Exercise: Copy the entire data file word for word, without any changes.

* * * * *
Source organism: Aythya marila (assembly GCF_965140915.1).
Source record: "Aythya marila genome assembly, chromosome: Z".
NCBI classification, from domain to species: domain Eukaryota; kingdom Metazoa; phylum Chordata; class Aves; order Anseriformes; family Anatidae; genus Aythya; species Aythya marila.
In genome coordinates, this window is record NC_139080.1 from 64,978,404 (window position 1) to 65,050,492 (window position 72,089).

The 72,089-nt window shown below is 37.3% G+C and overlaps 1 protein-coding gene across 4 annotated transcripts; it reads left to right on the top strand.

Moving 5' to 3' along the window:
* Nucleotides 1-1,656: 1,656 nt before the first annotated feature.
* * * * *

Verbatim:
Source organism: Aythya marila (assembly GCF_965140915.1).
Source record: "Aythya marila genome assembly, chromosome: Z".
NCBI classification, from domain to species: domain Eukaryota; kingdom Metazoa; phylum Chordata; class Aves; order Anseriformes; family Anatidae; genus Aythya; species Aythya marila.
In genome coordinates, this window is record NC_139080.1 from 64,978,404 (window position 1) to 65,050,492 (window position 72,089).

The 72,089-nt window shown below is 37.3% G+C and overlaps 1 protein-coding gene across 4 annotated transcripts; it reads left to right on the top strand.

Moving 5' to 3' along the window:
* Nucleotides 1-1,656: 1,656 nt before the first annotated feature.